I'll use application configuration as the example. I'll uncreatively title the class of unnecessary dependencies: "The thing that gets the thing you need". And I'll uncreatively title the remedy to this problem: "Pass the thing you need, not the thing that gets the thing you need".
The config example
Most applications we write have a configuration defined via some XML or JSON file sitting near the executing code. We want to keep the system modular and testable so we make sure the application code doesn't depend directly on this configuration file. A common way we implement this looks similar to this:
Then when one of our application classes needs a value from the application's configuration, we give it a dependency on IConfigurationReader and let it read a config value in one of its methods. For this example, let's make a class that generates invoices. We have multiple environments and don't want to mistake test invoices for real ones. So we decide to put a watermark on invoices generated outside of production. One way to accomplish this would be to create a "invoiceWatermarkText" config setting that is set in test/staging and not set in production. Here's what this might look like:
This is SOLID, decoupled code. InvoiceGenerator rightly doesn't know about the details of how configuration works. And it's testable because you can stub out the configuration reader. However, there are still problems.
Loose coupling is still coupling
Although InvoiceGenerator doesn't know about how configuration works, it still has to know there is such a thing as configuration. This makes things more complicated. When you test, you have to provide a stub. And when you create an InvoiceGenerator in the production code, you have to provide a real configuration. InvoiceGenerator is still coupled to configuration, thus making it impossible to use it without supplying some sort of configuration reader.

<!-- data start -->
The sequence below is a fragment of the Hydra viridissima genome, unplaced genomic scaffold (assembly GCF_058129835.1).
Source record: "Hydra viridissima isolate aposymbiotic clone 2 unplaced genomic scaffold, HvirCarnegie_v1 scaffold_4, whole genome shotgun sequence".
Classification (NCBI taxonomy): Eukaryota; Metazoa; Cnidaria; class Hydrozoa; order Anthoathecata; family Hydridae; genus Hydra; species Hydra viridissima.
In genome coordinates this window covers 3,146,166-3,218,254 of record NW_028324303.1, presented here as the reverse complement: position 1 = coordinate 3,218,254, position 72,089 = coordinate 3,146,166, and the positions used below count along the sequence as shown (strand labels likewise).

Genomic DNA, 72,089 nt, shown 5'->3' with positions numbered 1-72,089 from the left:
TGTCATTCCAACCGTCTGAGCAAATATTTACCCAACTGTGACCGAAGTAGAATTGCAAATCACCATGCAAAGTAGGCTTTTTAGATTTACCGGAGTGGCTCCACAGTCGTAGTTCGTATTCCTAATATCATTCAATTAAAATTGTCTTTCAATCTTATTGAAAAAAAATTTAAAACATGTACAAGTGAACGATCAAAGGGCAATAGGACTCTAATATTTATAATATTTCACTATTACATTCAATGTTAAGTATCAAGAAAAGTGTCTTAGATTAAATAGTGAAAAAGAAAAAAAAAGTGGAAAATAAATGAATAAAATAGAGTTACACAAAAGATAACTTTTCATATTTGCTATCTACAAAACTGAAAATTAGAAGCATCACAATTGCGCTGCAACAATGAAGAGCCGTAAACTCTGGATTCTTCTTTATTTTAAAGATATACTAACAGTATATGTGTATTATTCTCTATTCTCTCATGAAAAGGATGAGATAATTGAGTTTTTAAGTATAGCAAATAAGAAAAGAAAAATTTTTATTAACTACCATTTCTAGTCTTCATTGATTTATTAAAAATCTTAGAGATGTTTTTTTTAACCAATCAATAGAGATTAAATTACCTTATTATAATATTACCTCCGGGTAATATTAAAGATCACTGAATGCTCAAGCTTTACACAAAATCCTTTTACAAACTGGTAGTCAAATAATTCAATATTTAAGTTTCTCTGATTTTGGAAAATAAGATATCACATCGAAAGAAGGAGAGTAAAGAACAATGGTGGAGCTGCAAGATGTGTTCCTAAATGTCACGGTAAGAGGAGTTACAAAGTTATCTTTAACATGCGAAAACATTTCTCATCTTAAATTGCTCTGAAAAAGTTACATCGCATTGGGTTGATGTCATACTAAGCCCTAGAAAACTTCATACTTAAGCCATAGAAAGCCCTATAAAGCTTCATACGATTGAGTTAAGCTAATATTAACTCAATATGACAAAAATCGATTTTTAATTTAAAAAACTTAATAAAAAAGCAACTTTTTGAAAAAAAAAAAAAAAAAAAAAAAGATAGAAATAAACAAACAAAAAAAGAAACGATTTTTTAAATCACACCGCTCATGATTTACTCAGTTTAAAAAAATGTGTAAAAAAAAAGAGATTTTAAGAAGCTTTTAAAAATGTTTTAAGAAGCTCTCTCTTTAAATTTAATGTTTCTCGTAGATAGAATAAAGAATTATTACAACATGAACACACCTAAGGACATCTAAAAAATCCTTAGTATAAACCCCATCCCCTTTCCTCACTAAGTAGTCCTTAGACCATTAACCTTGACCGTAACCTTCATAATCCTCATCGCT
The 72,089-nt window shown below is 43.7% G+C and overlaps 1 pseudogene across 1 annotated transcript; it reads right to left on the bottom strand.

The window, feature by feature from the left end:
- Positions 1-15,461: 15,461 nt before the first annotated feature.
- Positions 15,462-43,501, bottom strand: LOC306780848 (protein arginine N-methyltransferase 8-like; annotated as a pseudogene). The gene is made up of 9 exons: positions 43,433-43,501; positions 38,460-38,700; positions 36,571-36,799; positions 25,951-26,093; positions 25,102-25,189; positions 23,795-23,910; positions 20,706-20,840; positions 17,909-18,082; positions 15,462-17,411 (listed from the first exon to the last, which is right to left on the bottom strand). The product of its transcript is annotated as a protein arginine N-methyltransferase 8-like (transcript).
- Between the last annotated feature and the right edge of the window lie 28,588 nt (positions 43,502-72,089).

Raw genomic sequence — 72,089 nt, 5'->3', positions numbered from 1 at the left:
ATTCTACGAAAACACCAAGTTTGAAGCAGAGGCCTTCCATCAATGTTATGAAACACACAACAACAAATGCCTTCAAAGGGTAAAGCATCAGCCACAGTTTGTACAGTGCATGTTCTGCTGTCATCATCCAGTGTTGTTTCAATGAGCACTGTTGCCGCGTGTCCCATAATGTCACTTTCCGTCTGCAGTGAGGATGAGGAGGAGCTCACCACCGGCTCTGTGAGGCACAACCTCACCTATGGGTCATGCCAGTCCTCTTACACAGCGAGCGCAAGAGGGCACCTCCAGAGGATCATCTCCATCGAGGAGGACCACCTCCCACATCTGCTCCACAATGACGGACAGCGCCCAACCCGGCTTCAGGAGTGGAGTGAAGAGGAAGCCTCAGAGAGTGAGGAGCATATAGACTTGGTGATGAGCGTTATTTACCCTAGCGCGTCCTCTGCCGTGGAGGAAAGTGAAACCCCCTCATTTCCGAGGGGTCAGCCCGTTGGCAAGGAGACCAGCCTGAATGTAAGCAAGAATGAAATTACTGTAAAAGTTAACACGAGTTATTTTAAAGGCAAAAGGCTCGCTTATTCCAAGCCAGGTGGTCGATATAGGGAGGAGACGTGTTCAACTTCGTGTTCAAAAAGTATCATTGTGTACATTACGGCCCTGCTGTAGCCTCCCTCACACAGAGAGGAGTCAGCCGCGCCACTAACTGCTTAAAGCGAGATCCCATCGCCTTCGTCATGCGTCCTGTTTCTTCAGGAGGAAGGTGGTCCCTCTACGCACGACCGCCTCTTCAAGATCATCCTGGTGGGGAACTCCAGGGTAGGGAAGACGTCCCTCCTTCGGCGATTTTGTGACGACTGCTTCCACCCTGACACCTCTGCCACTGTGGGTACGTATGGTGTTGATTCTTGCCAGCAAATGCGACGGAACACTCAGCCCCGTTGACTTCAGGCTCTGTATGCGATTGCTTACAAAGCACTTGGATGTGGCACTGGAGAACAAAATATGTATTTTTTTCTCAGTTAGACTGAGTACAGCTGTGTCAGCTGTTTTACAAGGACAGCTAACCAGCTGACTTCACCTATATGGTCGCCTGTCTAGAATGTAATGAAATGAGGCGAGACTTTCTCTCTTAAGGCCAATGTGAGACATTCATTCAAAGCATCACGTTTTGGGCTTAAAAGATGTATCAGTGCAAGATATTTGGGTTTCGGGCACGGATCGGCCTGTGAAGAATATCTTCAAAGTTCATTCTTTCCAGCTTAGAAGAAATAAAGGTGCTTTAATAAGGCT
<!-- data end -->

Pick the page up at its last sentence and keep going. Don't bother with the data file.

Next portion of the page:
Eliminate the coupling
We can improve this with a simple fix: Pass the thing we need (the watermark text), not the thing that gets the thing we need (the IConfigurationReader). It will look something like this:
Now we can painlessly use an InvoiceGenerator literally anywhere in any application. And there's less to think about when reasoning about it.
But...we still need the config part
You're probably wondering, "Ok, so I still need to read that text from config to give it to the InvoiceGenerator. Where does that code go?". You have a couple options here:
- Just read it from config on the line that is calling GenerateInvoice
- Create a one-line overload to GenerateInvoice that reads from the real configuration reader. No need to test that line.
Wrapping it all up
We often introduce a dependency so we can get the thing we need. However, we usually only need the thing we need. So we pass the thing we need, not the thing that gets the thing we need.